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Joe Judge plans for hypotheticals while Giants bond

JOE-JUDGE

EAST RUTHERFORD, N.J. – In some respects, Joe Judge is no different than the rest of us. He has no access to his office. He's quarantined with his family and has a front row seat as his four children are schooled at home. Judge has picked up some new skills and even cut his own hair on the deck of his family's Massachusetts home.

"I got some clippers and I experimented on my back deck," Judge said. "It took a little while longer than a normal haircut. To be honest with you, I kind of had that quarantined hair falling over my ears for a little bit. My wife cut my youngest son's hair and it looks like he got in fight with a broken bottle. I did my own a little bit."

Despite his common man privations, restrictions and duties during these strange and uncertain times, Judge is unique in one public respect. As the Giants' head coach, he is tasked with preparing his team for the 2020 NFL season. And he must do it without seeing the players in person or watching them work on a football field, and not knowing when training camp will begin or even if it will be held at the team headquarters.

But three weeks into the Giants' virtual offseason program, Judge is impressed with the players' progress and work ethic.

"I'm very pleased in how they come every day prepared," Judge said on a Zoom interview with reporters. "I'm pleased with how they come every day with a lot of urgency. We're getting great feedback and communication through the meetings with the players themselves. As far as building camaraderie with them, probably the best part of the day is when you can click on the Zoom and everyone has their screens unmuted and you just hear the guys talking. That's probably the best part. It took about a week for everybody to get comfortable enough to do that.

"I think they kind of realize as coaches, we're laughing listening to them talk and then they got a little bit more comfortable and really started breaking it down. It's fun seeing all of the personalities really emerge and the connections. Today was the first day we had the rookies in the meetings with the vets, so you could tell right away, a couple guys saw some new faces and you heard a couple others, 'Rookies in here today.' I'm sure they'll be asking them for a joke by tomorrow."

Judge has spoken more than once recently about the importance of the players bonding with one another. But as a first-year coach, he must also develop a rapport with each player. Judge said he's making progress on that front, despite communicating with them electronically.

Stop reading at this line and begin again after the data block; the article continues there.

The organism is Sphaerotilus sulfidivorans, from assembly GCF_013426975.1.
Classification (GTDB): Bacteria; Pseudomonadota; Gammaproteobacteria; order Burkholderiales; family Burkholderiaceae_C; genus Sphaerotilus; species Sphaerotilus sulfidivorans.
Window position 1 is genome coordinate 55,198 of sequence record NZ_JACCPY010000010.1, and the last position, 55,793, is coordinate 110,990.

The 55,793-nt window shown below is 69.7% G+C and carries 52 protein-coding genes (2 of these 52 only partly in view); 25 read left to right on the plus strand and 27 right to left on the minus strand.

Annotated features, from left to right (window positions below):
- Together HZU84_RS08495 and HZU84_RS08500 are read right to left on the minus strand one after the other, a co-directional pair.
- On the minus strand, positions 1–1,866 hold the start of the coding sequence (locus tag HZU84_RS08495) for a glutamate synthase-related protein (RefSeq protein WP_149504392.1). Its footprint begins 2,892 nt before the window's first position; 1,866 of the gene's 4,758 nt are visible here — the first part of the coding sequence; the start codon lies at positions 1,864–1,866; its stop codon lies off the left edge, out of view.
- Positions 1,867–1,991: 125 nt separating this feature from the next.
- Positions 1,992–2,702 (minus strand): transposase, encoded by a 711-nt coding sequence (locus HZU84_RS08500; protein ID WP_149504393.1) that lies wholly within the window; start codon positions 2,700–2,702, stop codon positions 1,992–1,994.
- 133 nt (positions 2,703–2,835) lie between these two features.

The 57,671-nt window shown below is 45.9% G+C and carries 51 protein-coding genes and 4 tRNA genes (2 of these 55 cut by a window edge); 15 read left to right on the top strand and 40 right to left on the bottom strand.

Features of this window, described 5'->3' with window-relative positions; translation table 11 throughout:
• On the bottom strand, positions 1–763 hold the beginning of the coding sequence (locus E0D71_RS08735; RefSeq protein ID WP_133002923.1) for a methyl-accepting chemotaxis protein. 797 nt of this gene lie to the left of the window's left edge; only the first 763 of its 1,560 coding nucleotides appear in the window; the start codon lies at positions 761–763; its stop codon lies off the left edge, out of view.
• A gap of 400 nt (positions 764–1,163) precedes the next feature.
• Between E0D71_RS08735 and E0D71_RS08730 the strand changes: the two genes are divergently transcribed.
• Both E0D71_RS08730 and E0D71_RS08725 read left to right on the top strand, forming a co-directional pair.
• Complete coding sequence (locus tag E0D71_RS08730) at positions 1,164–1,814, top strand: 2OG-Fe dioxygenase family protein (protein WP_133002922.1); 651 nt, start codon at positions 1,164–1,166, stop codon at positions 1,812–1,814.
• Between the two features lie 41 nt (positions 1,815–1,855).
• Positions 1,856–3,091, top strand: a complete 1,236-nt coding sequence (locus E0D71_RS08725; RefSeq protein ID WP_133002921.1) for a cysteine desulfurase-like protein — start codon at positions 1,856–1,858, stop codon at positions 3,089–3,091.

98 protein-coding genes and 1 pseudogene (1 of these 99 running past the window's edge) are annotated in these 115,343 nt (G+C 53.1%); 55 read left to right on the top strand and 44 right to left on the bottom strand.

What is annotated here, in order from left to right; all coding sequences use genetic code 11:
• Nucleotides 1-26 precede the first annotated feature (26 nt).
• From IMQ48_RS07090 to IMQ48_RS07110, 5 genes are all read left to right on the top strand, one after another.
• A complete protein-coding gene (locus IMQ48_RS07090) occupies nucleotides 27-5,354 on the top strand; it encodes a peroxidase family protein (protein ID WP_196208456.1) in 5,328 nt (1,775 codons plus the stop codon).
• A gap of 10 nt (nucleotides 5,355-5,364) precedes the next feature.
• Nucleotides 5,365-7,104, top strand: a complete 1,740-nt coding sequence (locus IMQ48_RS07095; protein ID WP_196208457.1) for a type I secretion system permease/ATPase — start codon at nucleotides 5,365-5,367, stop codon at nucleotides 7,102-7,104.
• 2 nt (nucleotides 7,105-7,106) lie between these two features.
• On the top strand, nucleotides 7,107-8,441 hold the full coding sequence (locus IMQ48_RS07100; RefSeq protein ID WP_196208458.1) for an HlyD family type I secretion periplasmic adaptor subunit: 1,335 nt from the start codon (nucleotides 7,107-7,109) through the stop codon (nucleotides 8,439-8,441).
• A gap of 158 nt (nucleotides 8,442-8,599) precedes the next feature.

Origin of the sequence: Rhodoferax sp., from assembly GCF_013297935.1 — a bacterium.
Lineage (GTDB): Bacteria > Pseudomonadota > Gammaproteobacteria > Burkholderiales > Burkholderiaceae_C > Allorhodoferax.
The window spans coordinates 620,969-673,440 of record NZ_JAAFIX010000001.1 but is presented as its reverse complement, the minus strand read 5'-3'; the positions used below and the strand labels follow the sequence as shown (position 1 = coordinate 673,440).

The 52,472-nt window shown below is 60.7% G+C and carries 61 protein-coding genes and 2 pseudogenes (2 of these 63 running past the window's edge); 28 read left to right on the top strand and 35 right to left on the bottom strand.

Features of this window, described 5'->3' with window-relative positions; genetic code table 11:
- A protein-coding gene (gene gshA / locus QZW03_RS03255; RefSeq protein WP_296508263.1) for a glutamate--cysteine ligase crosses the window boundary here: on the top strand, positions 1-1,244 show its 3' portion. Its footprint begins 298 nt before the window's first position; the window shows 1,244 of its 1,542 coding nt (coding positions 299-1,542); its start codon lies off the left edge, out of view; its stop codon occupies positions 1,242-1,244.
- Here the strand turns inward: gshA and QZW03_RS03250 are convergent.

"I'll tell you what, we found different ways throughout the meeting times to work together," he said. "I found time to grab certain players out of the meetings. I'm going to work my way through the team as we go throughout the rest of spring, making sure I get face time with each one of these guys. Leading up to this, I spent some time talking to these guys on the phone really just checking on them and their family. I had the opportunity to meet a lot of these guys in person when we were still in the building. They were still around working out.

"I would say one of the interesting things about this whole process is just like we're doing right now, as somebody else is speaking, really everyone has the freedom to look around right now and really observe how people are. When there's an assistant coach presenting, everybody in there is also presenting themselves and how they conduct themselves in a meeting. You're looking around, how's the guy set up in his house? Is it a quiet setting? How is he dressed? What's his eye focus like? Are his eyes down? Is he trying to text? We haven't had a lot of that. We've had a lot of guys with great urgency. You have the opportunity in this setting here to really see your players in a meeting standpoint where they really can't hide. Right now, we're on a one by one box on this screen, but we're all face to face. You don't know who's looking at who at this time, so everything you're doing at all times is really what you're being evaluated on."